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CORONA VIRUS - The situation in Tajikistan
1. General situation
On April 30, 2020, authorities confirmed the first 15 cases of COVID-19 in two geographically distant regions. The announcement of first COVID-19 cases in Tajikistan came immediately ahead of a visit by a World Health Organization (WHO) team to the country.
As of January 30th, 2022, the total number of officially confirmed COVID-19 cases in Tajikistan has reached 17,308.
There is no curfew in Tajikistan, public transport is open, hotels, shops and restaurants are open, but it is necessary to maintain social distance.
Vaccination in Tajikistan is free of charge however mandatory for all citizens over 18 years of age. As of the end of October 2021, 46% of the country's adult population (more than 2.5 million people) have been vaccinated against the coronavirus.
Five types of vaccines are currently available: CoronaVac, AstraZeneca, Moderna, Pfizer, and Sputnik V.
2. Preventive measures
On January 31, 2022, according to the Ministry of Health and Social Protection of the Population (MoHSPP) of Tajikistan,.152,100 additional doses of the Pfizer-BioNTech COVID-19 vaccine were delivered by the United States through USAID and the COVID-19 Vaccines Global Access (COVAX) facility,
Earlier, the United States provided 153,000 doses of the Pfizer vaccine to Tajikistan through the USAID on December 31, 2021.
According to the latest information, all land borders between Tajikistan and neighbouring countries (Uzbekistan, Kyrgyzstan, China and Afghanistan) remain closed. International air traffic has been suspended. To date, Tajikistan has only resumed flights with Afghanistan, China, Kazakhstan, the United Arab Emirates, Russia, Turkey and Uzbekistan.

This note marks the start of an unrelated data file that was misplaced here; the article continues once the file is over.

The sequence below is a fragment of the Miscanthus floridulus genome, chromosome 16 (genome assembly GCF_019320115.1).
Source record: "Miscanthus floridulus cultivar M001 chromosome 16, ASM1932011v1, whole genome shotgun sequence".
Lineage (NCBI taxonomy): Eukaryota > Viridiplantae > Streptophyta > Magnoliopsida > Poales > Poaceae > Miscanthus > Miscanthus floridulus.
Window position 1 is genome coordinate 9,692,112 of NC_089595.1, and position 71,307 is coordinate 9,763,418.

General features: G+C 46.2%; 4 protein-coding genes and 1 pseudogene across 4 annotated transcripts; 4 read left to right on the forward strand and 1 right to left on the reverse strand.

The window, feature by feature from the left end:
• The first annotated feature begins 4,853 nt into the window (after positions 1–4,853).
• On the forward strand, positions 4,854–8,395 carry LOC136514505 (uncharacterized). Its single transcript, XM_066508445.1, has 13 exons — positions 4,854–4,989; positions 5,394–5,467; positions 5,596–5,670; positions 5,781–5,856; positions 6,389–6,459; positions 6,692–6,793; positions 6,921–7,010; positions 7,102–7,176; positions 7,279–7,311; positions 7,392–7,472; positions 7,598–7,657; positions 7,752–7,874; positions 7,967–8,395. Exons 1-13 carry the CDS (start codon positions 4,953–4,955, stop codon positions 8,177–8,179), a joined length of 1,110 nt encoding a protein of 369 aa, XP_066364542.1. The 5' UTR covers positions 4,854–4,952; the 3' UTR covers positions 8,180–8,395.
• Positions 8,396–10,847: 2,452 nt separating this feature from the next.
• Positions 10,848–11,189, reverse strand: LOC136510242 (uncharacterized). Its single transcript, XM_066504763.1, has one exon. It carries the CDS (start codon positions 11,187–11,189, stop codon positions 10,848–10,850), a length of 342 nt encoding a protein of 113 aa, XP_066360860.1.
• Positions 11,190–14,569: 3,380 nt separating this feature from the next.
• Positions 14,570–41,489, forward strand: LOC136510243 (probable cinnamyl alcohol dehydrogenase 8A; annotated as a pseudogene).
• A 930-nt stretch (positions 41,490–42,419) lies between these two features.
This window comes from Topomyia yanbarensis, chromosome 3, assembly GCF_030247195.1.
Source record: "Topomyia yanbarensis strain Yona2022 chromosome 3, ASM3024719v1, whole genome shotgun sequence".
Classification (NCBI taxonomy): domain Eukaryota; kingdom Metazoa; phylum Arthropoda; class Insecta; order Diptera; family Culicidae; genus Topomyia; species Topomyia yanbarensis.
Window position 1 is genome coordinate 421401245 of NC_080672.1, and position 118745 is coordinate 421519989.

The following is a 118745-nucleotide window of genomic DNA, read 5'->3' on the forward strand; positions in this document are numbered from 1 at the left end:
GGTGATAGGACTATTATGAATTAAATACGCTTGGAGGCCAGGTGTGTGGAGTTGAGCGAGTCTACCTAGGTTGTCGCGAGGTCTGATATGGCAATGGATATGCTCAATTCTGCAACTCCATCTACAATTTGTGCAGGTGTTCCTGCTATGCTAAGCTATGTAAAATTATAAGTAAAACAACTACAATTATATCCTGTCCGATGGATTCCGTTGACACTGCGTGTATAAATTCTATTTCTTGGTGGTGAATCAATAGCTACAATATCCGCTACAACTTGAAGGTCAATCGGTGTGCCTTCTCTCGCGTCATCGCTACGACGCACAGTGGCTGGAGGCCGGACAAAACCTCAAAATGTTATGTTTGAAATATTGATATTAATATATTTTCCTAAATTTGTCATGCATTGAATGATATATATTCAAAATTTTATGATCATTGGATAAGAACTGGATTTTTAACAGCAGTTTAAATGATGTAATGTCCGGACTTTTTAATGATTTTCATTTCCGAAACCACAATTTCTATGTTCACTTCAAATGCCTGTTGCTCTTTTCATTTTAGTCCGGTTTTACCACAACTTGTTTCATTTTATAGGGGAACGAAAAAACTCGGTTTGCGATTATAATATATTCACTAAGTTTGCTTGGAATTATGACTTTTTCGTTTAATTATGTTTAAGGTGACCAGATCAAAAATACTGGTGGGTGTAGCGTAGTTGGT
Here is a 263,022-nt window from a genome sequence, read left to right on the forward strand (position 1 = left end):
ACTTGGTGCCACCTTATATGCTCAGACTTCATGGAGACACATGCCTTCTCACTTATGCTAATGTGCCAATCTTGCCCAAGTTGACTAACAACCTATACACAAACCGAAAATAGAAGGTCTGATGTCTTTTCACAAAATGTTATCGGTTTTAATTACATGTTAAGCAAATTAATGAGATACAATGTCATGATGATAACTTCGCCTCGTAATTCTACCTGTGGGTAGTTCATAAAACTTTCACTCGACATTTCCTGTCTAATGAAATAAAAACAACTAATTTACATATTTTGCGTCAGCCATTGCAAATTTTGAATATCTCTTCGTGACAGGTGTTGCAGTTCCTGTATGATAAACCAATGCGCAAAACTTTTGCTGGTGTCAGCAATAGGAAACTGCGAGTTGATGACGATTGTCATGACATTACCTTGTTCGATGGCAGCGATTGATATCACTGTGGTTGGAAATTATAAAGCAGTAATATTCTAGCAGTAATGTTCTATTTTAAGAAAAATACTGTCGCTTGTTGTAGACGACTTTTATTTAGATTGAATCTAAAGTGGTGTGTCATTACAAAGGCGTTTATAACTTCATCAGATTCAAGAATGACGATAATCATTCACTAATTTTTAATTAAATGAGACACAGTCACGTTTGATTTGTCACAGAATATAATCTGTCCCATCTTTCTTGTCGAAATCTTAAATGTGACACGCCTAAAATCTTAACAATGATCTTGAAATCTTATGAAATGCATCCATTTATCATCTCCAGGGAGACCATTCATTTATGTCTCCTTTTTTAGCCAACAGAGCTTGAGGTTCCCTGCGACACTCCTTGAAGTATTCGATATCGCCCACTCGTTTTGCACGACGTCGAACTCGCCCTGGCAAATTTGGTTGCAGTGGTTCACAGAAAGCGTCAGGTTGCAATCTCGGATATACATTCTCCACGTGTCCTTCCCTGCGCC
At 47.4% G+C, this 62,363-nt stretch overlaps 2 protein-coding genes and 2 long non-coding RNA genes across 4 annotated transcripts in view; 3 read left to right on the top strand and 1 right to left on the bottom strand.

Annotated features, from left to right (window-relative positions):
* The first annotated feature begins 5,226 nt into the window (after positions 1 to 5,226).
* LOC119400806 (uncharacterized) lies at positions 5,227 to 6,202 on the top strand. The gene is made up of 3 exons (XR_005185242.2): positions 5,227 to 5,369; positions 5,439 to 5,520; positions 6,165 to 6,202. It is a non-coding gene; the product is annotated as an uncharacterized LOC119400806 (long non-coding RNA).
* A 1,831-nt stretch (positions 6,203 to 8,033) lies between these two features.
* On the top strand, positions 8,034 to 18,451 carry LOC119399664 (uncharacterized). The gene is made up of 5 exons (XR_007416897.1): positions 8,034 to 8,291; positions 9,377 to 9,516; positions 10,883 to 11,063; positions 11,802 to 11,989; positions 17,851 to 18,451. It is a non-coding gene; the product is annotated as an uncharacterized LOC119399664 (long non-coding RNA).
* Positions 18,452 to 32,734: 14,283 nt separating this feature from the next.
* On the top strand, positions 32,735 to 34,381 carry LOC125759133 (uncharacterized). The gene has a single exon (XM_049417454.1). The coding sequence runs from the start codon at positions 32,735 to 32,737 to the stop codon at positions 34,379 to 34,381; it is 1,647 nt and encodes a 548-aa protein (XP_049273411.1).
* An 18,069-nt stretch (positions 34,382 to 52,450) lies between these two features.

Before boarding a flight to Tajikistan, travellers must present a negative PCR test taken within 72 hours prior of arrival.
a. Economic impact
The economy is recovering strongly. Real GDP expanded by 8.7 percent year-on-year in the first half of 2021. Domestic demand started recovering, with retail turnover growing 17.1 percent year-on-year and fixed investments increasing 22.1 percent year-on-year in the first half of 2021. Industrial output grew at a very high rate (23.4 percent year-on-year in the first six months of 2021) with strong gains in mining (150 percent year-on-year) and manufacturing (20.3 percent year-on-year). Agriculture expanded by 8.1 percent over the same period. The trade deficit narrowed in the first half of 2021 to USD 619 million, from USD 850 million in the first half of 2020. Exports nearly doubled in this period, driven by precious metals, while imports rose by 23 percent year-on-year as domestic demand has expanded.
However, data from the Russian central bank show that in the first quarter of 2021, remittances in US dollar terms from Russia to Tajikistan declined by 37 percent year-on-year
The economy is expected to grow by 6.5 percent in 2021. Remittances will support private consumption, and further expenditure on the Roghun project will drive public investment.